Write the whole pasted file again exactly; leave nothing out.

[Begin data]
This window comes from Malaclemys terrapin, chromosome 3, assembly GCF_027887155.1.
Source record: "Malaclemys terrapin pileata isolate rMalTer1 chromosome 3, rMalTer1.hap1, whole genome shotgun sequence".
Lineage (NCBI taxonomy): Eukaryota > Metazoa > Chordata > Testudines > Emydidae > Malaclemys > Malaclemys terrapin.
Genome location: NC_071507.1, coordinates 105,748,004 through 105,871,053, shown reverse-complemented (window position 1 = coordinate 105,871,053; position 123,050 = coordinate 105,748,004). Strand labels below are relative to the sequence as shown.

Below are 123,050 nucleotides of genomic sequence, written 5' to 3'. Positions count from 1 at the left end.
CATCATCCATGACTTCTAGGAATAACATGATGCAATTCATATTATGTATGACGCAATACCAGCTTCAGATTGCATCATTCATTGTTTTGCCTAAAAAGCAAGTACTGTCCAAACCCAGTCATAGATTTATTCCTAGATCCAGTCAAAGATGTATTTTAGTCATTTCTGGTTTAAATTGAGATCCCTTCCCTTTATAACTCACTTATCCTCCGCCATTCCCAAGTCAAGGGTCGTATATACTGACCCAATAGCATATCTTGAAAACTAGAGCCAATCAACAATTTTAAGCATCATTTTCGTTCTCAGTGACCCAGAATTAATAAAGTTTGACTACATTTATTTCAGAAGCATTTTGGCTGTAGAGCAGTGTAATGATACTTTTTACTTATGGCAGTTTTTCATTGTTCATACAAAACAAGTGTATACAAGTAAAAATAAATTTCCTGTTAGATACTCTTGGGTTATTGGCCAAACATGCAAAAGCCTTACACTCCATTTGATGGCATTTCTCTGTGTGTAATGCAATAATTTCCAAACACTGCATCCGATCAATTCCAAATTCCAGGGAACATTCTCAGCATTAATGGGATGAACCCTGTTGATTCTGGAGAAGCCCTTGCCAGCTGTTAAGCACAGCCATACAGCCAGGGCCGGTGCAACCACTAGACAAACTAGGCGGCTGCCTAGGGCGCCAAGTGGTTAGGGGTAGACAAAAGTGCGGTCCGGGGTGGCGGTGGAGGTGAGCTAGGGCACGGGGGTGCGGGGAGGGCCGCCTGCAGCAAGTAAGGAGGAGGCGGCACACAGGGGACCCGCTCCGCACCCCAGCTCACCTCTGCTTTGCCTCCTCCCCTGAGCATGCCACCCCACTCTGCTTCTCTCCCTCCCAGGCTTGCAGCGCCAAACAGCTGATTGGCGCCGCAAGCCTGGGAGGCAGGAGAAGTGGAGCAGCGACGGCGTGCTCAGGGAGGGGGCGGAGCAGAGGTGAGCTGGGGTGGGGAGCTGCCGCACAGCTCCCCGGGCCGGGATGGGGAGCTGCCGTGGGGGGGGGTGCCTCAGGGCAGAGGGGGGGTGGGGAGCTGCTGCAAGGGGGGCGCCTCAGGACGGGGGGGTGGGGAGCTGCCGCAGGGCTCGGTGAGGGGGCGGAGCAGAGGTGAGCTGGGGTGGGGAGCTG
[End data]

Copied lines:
This window comes from Malaclemys terrapin, chromosome 3, assembly GCF_027887155.1.
Source record: "Malaclemys terrapin pileata isolate rMalTer1 chromosome 3, rMalTer1.hap1, whole genome shotgun sequence".
Lineage (NCBI taxonomy): Eukaryota > Metazoa > Chordata > Testudines > Emydidae > Malaclemys > Malaclemys terrapin.
Genome location: NC_071507.1, coordinates 105,748,004 through 105,871,053, shown reverse-complemented (window position 1 = coordinate 105,871,053; position 123,050 = coordinate 105,748,004). Strand labels below are relative to the sequence as shown.

Below are 123,050 nucleotides of genomic sequence, written 5' to 3'. Positions count from 1 at the left end.
CATCATCCATGACTTCTAGGAATAACATGATGCAATTCATATTATGTATGACGCAATACCAGCTTCAGATTGCATCATTCATTGTTTTGCCTAAAAAGCAAGTACTGTCCAAACCCAGTCATAGATTTATTCCTAGATCCAGTCAAAGATGTATTTTAGTCATTTCTGGTTTAAATTGAGATCCCTTCCCTTTATAACTCACTTATCCTCCGCCATTCCCAAGTCAAGGGTCGTATATACTGACCCAATAGCATATCTTGAAAACTAGAGCCAATCAACAATTTTAAGCATCATTTTCGTTCTCAGTGACCCAGAATTAATAAAGTTTGACTACATTTATTTCAGAAGCATTTTGGCTGTAGAGCAGTGTAATGATACTTTTTACTTATGGCAGTTTTTCATTGTTCATACAAAACAAGTGTATACAAGTAAAAATAAATTTCCTGTTAGATACTCTTGGGTTATTGGCCAAACATGCAAAAGCCTTACACTCCATTTGATGGCATTTCTCTGTGTGTAATGCAATAATTTCCAAACACTGCATCCGATCAATTCCAAATTCCAGGGAACATTCTCAGCATTAATGGGATGAACCCTGTTGATTCTGGAGAAGCCCTTGCCAGCTGTTAAGCACAGCCATACAGCCAGGGCCGGTGCAACCACTAGACAAACTAGGCGGCTGCCTAGGGCGCCAAGTGGTTAGGGGTAGACAAAAGTGCGGTCCGGGGTGGCGGTGGAGGTGAGCTAGGGCACGGGGGTGCGGGGAGGGCCGCCTGCAGCAAGTAAGGAGGAGGCGGCACACAGGGGACCCGCTCCGCACCCCAGCTCACCTCTGCTTTGCCTCCTCCCCTGAGCATGCCACCCCACTCTGCTTCTCTCCCTCCCAGGCTTGCAGCGCCAAACAGCTGATTGGCGCCGCAAGCCTGGGAGGCAGGAGAAGTGGAGCAGCGACGGCGTGCTCAGGGAGGGGGCGGAGCAGAGGTGAGCTGGGGTGGGGAGCTGCCGCACAGCTCCCCGGGCCGGGATGGGGAGCTGCCGTGGGGGGGGGTGCCTCAGGGCAGAGGGGGGGTGGGGAGCTGCTGCAAGGGGGGCGCCTCAGGACGGGGGGGTGGGGAGCTGCCGCAGGGCTCGGTGAGGGGGCGGAGCAGAGGTGAGCTGGGGTGGGGAGCTG